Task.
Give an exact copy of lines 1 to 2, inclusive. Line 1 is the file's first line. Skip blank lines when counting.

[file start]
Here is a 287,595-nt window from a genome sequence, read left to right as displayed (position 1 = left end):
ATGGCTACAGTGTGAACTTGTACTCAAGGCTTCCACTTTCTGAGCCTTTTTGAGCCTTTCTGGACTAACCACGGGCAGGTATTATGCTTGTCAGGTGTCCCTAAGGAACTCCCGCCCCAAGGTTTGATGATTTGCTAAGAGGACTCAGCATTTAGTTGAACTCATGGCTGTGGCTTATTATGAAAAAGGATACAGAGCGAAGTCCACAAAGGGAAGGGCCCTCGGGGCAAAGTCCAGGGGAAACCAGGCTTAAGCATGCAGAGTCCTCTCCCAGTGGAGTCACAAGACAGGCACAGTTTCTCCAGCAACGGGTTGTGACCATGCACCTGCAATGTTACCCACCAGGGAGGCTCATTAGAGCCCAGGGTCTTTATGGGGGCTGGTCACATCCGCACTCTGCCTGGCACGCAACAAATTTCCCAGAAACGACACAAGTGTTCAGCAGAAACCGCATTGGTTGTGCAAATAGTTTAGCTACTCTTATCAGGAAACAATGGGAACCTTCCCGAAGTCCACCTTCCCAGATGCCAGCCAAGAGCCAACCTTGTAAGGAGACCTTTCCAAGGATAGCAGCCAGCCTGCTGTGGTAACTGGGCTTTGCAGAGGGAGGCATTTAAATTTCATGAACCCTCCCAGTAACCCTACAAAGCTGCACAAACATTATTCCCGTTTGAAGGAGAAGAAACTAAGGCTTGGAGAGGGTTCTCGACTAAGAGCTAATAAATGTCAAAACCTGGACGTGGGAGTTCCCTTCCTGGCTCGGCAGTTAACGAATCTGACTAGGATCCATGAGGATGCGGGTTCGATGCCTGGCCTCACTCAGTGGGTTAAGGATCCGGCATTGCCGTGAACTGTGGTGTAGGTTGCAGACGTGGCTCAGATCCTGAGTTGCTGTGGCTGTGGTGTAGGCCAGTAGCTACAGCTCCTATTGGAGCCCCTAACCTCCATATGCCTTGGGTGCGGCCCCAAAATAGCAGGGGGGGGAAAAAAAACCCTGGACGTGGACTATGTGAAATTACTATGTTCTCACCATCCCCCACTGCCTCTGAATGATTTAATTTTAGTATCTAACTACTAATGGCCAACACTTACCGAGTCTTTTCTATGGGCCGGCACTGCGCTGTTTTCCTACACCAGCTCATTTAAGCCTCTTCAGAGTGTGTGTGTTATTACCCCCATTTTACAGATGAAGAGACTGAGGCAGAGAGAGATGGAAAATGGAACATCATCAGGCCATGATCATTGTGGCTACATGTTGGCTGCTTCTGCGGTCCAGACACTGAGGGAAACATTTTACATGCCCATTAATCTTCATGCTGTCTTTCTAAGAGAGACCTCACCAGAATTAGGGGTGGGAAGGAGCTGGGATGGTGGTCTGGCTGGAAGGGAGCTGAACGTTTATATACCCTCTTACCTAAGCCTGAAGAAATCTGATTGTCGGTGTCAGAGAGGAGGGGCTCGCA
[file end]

Here is a 287,595-nt window from a genome sequence, read left to right as displayed (position 1 = left end):
ATGGCTACAGTGTGAACTTGTACTCAAGGCTTCCACTTTCTGAGCCTTTTTGAGCCTTTCTGGACTAACCACGGGCAGGTATTATGCTTGTCAGGTGTCCCTAAGGAACTCCCGCCCCAAGGTTTGATGATTTGCTAAGAGGACTCAGCATTTAGTTGAACTCATGGCTGTGGCTTATTATGAAAAAGGATACAGAGCGAAGTCCACAAAGGGAAGGGCCCTCGGGGCAAAGTCCAGGGGAAACCAGGCTTAAGCATGCAGAGTCCTCTCCCAGTGGAGTCACAAGACAGGCACAGTTTCTCCAGCAACGGGTTGTGACCATGCACCTGCAATGTTACCCACCAGGGAGGCTCATTAGAGCCCAGGGTCTTTATGGGGGCTGGTCACATCCGCACTCTGCCTGGCACGCAACAAATTTCCCAGAAACGACACAAGTGTTCAGCAGAAACCGCATTGGTTGTGCAAATAGTTTAGCTACTCTTATCAGGAAACAATGGGAACCTTCCCGAAGTCCACCTTCCCAGATGCCAGCCAAGAGCCAACCTTGTAAGGAGACCTTTCCAAGGATAGCAGCCAGCCTGCTGTGGTAACTGGGCTTTGCAGAGGGAGGCATTTAAATTTCATGAACCCTCCCAGTAACCCTACAAAGCTGCACAAACATTATTCCCGTTTGAAGGAGAAGAAACTAAGGCTTGGAGAGGGTTCTCGACTAAGAGCTAATAAATGTCAAAACCTGGACGTGGGAGTTCCCTTCCTGGCTCGGCAGTTAACGAATCTGACTAGGATCCATGAGGATGCGGGTTCGATGCCTGGCCTCACTCAGTGGGTTAAGGATCCGGCATTGCCGTGAACTGTGGTGTAGGTTGCAGACGTGGCTCAGATCCTGAGTTGCTGTGGCTGTGGTGTAGGCCAGTAGCTACAGCTCCTATTGGAGCCCCTAACCTCCATATGCCTTGGGTGCGGCCCCAAAATAGCAGGGGGGGGAAAAAAAACCCTGGACGTGGACTATGTGAAATTACTATGTTCTCACCATCCCCCACTGCCTCTGAATGATTTAATTTTAGTATCTAACTACTAATGGCCAACACTTACCGAGTCTTTTCTATGGGCCGGCACTGCGCTGTTTTCCTACACCAGCTCATTTAAGCCTCTTCAGAGTGTGTGTGTTATTACCCCCATTTTACAGATGAAGAGACTGAGGCAGAGAGAGATGGAAAATGGAACATCATCAGGCCATGATCATTGTGGCTACATGTTGGCTGCTTCTGCGGTCCAGACACTGAGGGAAACATTTTACATGCCCATTAATCTTCATGCTGTCTTTCTAAGAGAGACCTCACCAGAATTAGGGGTGGGAAGGAGCTGGGATGGTGGTCTGGCTGGAAGGGAGCTGAACGTTTATATACCCTCTTACCTAAGCCTGAAGAAATCTGATTGTCGGTGTCAGAGAGGAGGGGCTCGCA